JIM LEHRER: Roger it was two weeks ago today but it seems so fresh like it just happened.
ROGER ROSENBLATT: It seems as if it just happened, Jim. Yet we've learned so much in this short time.
JIM LEHRER: About what? What have we learned?
ROGER ROSENBLATT: It's as if we're seeing each other for the first time and realizing not only that we're vulnerable - that was the first quick lesson - but how valuable we are, how much we value one another, strangers reaching out to strangers, people wanting to know the fates of other people whom they never knew before and a whole appreciation of the way we're built, the way we're composed.
JIM LEHRER: What about the fear that it unleashed and the expectation of more to come and this war that is about to be fought, et cetera, how are we holding up as an American people about all of that?
ROGER ROSENBLATT: I think, Jim, one of the most heartening things is with all the fear, with all the anger; nothing is as strong as love of country. That has arisen in a horrible time, but it has arisen and we are absolutely sure of it. And that love of country means the love of the way the country is structured so that we learn to protect individuals now. We've learned from other wars and mistakes from other times and to protect those very things of which we are composed and therefore do not become the people... Like the people who attacked us.
JIM LEHRER: So we have to maintain who we were before we were attacked even if we counter... even as we counterattack. You think we know that?
ROGER ROSENBLATT: You know, I've heard people say that too many attention is being paid to protecting our Muslim... Our Muslim-Americans here. It can't be. Once we recognize that is the most important basic precepts of the country, that individuals count, then we don't regard people as categories because as soon as you start looking at people at categories and categorical enemies, then you are on the verge of committing genocide, which is in fact what the attackers did to us two weeks ago.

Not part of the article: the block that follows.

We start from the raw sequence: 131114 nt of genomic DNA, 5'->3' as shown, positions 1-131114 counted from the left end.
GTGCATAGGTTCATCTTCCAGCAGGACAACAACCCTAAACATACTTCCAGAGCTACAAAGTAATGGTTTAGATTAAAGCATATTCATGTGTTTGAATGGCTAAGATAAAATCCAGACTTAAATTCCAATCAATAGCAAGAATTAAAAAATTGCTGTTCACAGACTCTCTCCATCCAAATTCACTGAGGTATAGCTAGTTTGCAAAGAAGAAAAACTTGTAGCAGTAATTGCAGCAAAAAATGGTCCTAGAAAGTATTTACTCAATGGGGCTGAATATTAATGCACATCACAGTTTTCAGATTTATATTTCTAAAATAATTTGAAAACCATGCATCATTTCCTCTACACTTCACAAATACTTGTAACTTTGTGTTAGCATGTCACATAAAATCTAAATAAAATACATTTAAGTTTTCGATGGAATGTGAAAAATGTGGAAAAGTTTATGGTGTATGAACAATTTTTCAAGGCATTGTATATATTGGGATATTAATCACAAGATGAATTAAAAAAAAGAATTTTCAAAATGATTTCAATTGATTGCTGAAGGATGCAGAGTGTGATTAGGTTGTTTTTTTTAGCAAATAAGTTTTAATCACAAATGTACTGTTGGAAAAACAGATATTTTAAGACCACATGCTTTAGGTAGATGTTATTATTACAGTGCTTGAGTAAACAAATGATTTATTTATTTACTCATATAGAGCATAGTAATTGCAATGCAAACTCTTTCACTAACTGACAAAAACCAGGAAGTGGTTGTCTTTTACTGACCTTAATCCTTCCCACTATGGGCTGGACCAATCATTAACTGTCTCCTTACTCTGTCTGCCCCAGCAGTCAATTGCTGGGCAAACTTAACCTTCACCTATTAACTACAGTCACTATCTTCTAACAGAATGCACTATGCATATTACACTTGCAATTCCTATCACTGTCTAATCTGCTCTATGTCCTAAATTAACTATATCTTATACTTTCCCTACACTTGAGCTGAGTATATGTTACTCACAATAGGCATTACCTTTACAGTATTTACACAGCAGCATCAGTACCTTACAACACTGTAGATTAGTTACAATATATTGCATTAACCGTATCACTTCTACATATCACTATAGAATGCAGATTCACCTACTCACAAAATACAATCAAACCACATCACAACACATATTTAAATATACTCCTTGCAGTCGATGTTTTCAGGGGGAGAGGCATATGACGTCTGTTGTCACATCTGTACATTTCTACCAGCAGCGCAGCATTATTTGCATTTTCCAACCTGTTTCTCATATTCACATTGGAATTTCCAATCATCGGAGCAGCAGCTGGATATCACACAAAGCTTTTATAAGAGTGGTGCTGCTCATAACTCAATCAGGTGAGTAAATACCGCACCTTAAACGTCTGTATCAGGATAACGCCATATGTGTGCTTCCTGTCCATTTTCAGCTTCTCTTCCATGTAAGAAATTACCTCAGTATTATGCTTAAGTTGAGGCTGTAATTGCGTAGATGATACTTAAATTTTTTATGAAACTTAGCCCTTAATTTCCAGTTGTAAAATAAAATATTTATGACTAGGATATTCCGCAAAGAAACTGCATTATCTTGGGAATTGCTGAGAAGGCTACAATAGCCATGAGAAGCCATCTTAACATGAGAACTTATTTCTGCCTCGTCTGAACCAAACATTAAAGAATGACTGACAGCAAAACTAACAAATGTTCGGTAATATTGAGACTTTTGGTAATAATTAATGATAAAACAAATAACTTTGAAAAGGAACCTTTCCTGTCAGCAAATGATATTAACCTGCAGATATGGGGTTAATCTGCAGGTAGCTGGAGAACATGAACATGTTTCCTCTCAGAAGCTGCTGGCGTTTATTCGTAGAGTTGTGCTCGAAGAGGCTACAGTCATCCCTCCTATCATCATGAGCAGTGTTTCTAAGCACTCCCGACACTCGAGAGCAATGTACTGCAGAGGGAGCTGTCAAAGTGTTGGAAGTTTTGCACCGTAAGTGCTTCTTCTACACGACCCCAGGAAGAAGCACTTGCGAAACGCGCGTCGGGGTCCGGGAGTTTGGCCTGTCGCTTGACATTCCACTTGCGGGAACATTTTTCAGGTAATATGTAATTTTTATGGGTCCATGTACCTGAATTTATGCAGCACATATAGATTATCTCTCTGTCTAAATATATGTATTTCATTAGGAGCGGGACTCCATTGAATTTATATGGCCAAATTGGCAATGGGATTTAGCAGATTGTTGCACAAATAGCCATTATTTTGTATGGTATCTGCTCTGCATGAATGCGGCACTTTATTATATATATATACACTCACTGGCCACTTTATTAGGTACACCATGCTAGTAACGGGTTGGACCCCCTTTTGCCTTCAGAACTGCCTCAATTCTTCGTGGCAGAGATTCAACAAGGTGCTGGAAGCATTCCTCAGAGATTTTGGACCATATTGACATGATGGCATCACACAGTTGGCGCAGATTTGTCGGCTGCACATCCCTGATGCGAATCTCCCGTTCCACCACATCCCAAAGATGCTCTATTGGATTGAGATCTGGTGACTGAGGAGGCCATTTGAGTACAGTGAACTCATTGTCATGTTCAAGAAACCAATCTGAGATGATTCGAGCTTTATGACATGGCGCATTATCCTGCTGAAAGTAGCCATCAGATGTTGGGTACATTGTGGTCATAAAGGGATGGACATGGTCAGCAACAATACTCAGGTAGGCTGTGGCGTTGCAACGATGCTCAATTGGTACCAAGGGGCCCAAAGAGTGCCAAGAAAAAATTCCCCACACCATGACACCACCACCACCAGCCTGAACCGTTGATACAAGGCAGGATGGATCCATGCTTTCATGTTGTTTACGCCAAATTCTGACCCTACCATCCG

JIM LEHRER: Roger, the President and others have now said we have to get ready for a new kind of war. Has that sunk in with you personally, not the American people generally, just you? What do you think about when you think about this new war that we're about to fight?
ROGER ROSENBLATT: Well, I don't know. I guess I'm as confused and alert and probably fearful as anybody else. But I do have the feeling that we will find a way to fight it. If these folks hide, we'll find a way to unearth it. The only thing that I can really concentrate on is a different kind of victory, and the victory that I see is this wonderful recognition of the remarkable place we created. Last weekend in Yankee Stadium, watching us and all our extravagant differences, grieving together and celebrating the country together, that's about the most important thing that can come out of a dark time it seems to me.
JIM LEHRER: Is that the single most important good thing that's come out of this in your opinion?
ROGER ROSENBLATT: Yes, I'm sorry it had to be arrived at with such an extreme impetus, but, as I say, if we're seeing each other for the first time, we're liking what we're seeing.
JIM LEHRER: What worries you the most about what's still to come?
ROGER ROSENBLATT: Well, like everyone else, when you're dealing with an enemy who doesn't care whether he dies and is so fueled by a kind of savage zealotry, then you are helpless to somebody who knows what he wants if he wants your death. On the other hand, we've survived a long time as a stumbling and sometimes sauntering but nonetheless good-hearted civilization. I still think that's where we are and where we'll be when this is all over. After it's all over, after all the... After the enemy is beaten-- and he will be beaten-- after the fear is gone, after the grieving is diminished somewhat, we'll still have one another and be very proud of that.
JIM LEHRER: Roger, they're saying this may take years and years for it to be over.
ROGER ROSENBLATT: It took years and years to build a civilization that learned from its mistakes. So let us hold our breath, learn how to fight a new war and last out those years.
JIM LEHRER: All right. Thank you, Roger Rosenblatt, my friend.
ROGER ROSENBLATT: Thank you, Jim.